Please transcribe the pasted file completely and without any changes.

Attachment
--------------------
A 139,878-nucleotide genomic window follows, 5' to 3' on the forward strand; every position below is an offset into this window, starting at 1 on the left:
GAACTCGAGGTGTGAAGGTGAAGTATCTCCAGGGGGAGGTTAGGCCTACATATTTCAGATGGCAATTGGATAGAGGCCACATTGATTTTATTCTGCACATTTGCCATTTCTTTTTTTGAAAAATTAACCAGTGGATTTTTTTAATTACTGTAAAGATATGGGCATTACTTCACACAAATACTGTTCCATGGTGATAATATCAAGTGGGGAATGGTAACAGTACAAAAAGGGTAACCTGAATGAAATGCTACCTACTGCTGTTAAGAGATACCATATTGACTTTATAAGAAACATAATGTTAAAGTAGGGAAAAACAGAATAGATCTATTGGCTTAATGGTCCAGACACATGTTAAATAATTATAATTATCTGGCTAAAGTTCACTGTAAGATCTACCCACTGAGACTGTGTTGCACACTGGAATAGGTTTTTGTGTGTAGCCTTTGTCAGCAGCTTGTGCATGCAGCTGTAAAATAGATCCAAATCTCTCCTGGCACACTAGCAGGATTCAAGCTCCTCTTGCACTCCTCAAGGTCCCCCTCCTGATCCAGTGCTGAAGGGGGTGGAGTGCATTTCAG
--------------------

A 139,878-nucleotide genomic window follows, 5' to 3' on the forward strand; every position below is an offset into this window, starting at 1 on the left:
GAACTCGAGGTGTGAAGGTGAAGTATCTCCAGGGGGAGGTTAGGCCTACATATTTCAGATGGCAATTGGATAGAGGCCACATTGATTTTATTCTGCACATTTGCCATTTCTTTTTTTGAAAAATTAACCAGTGGATTTTTTTAATTACTGTAAAGATATGGGCATTACTTCACACAAATACTGTTCCATGGTGATAATATCAAGTGGGGAATGGTAACAGTACAAAAAGGGTAACCTGAATGAAATGCTACCTACTGCTGTTAAGAGATACCATATTGACTTTATAAGAAACATAATGTTAAAGTAGGGAAAAACAGAATAGATCTATTGGCTTAATGGTCCAGACACATGTTAAATAATTATAATTATCTGGCTAAAGTTCACTGTAAGATCTACCCACTGAGACTGTGTTGCACACTGGAATAGGTTTTTGTGTGTAGCCTTTGTCAGCAGCTTGTGCATGCAGCTGTAAAATAGATCCAAATCTCTCCTGGCACACTAGCAGGATTCAAGCTCCTCTTGCACTCCTCAAGGTCCCCCTCCTGATCCAGTGCTGAAGGGGGTGGAGTGCATTTCAG